How Digital Music Ruined the Recording Industry (Plus Friday Apprentice Detritus)

I had an interesting conversation the other day with this guy—a hard-core audiophile—about a theory, widely held among his hi-fi purist peers apparently, of why CDs and digital music have ruined the music industry. The argument, unproven to say the least, basically boils down to this: The difference between analog recordings (vinyl) and digital (CDs, MP3s) is similar to that of incandescent light bulbs and florescent ones. The former emits something natural and organic that resonates deeply with our inner psyche, the latter, while offering a technically superior performance, retains a thin veneer of the artificial that fails to fully penetrate our senses, therefore making us unable to form as strong an emotional bond. That explains why, in this guy's opinion, the music industry thrived so heartily up until the early 1980s or so and then began a steady decline as CDs and MP3s ultimately replaced vinyl. Not that I have any studies to prove it, but I think there is something to this notion of connecting to primitive parts of the human brain in order to form a strong emotional connection. Malcolm Gladwell, for example, explored this idea in a fascinating New Yorker article last year about why, despite evidence to the contrary, people think big old honking sport utility vehicles are safer than a handy little compact. Thoughts?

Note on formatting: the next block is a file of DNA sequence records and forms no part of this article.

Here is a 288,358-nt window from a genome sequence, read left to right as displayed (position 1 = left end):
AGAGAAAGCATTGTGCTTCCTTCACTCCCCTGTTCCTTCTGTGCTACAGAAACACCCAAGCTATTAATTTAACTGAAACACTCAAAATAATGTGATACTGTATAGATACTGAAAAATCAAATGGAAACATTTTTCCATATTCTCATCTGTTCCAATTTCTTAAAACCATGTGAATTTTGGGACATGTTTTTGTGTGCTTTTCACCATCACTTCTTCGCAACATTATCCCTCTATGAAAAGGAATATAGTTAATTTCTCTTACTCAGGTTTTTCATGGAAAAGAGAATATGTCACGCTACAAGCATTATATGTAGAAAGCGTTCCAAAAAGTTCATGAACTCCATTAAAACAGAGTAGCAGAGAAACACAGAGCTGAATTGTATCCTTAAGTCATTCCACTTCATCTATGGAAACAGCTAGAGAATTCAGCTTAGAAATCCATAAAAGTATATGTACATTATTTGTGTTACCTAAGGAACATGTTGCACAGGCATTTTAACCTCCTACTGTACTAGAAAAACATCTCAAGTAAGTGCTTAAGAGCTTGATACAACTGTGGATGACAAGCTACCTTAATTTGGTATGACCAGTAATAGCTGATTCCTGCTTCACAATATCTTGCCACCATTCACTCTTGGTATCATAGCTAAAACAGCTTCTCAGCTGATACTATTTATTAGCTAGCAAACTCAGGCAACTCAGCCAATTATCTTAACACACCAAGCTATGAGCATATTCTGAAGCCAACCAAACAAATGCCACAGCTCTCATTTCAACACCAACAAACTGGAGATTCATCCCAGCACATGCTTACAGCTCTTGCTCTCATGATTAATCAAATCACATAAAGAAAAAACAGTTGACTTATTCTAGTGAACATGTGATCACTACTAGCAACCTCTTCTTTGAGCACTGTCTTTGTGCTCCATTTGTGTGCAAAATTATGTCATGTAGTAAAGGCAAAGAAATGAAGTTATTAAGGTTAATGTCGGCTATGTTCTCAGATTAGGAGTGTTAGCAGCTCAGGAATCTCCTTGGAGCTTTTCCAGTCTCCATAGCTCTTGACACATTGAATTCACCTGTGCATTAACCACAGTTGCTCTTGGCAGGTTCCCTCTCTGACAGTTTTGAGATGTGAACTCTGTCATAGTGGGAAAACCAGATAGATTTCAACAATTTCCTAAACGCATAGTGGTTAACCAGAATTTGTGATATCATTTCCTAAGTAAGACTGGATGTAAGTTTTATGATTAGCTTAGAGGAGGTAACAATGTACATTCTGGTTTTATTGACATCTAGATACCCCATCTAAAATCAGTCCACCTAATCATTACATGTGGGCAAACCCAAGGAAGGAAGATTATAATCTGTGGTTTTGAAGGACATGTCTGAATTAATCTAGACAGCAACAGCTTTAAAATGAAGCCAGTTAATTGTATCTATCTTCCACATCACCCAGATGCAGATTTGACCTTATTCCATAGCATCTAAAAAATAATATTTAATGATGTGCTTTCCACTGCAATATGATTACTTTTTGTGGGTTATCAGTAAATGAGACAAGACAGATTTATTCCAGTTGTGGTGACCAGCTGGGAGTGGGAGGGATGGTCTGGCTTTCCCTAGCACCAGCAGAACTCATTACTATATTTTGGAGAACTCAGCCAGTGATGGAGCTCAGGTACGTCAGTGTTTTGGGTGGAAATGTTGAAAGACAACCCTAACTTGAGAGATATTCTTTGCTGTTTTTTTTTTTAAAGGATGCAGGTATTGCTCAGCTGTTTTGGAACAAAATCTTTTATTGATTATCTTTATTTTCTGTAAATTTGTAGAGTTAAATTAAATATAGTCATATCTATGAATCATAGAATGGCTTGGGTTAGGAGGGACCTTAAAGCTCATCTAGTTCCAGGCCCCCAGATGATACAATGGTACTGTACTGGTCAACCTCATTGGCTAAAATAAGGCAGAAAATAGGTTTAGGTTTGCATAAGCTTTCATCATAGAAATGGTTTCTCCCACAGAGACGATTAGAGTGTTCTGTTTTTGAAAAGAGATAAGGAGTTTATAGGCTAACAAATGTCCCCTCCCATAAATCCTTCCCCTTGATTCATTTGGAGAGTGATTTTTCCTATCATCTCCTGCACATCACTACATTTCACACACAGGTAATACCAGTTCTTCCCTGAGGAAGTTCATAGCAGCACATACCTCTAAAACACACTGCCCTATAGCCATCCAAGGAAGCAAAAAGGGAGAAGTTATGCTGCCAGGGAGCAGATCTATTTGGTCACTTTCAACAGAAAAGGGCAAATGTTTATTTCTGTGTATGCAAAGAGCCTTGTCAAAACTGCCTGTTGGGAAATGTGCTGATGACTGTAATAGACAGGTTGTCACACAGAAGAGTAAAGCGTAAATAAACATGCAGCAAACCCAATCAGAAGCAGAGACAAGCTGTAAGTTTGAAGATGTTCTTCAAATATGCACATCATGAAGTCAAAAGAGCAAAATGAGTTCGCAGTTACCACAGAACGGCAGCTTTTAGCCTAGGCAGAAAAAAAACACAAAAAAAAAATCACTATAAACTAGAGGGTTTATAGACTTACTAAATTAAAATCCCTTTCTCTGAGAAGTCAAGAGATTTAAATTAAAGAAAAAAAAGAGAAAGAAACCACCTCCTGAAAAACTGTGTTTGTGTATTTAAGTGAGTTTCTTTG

Also, it being Friday, I had to offer up a couple of Apprentice tidbits (I know, I know, the addiction to this show is worse than a bad crack habit).

Tidbit one: I walked into work this morning and found a gigantic box from—guess who—Staples! Yes, a nearby colleague lent a helping hand to pull this hulking monstrosity (more precisely, the logo-emblazoned "Desk Apprentice" from last night's episode) out of its box. So far the thing's been sitting on the floor next to my desk blocking entrance and egress from my cubicle-sweet-cubicle. I'm just waiting for Donnie Trump to send Bren and Alex's Plexiglas whachamajig over so I can have something to set this huge lazy-Susan on. Since it is Friday, though, I'm thinking of filling its enormous center with some ice and setting some beers in it to chill. Perhaps I can stuff some wings, hot dogs, and nuts in the many unexplained exterior crevices. If that works out, okay, then this thing might actually be worth its $34.99 price tag.

Tidbit two: I had missed last week's episode in which the two teams designed a brochure to promote Pontiac's new Solstice model. I did TiVo it, however. On Tuesday my one-year-old son gave us a 4 AM wake-up call and I figured as I fed him a bottle, I might as well catch up on my Apprentice watching (see what a filthy habit this is). So, as is now de rigeur for the product placement sponsors, Donald has a shot just before introducing that episode's task where he asks "the executives" from XYZ company how business is going. Invariably the answer comes back, as it did from these two GM honchos, "great, great—couldn't be better." A few hours later, I make my way into work, log on to the Wall Street Journal, and see that, lo-and-behold, GM just announced a (not unexpected) $1.1 billion quarterly loss, its worst since 1992. Maybe I'm just being persnickety, but it seems as if companies are going to so much trouble to break through the clutter with product placement, you'd think they'd at least offer a grain of truth in the message they choose to convey. But what do I know?

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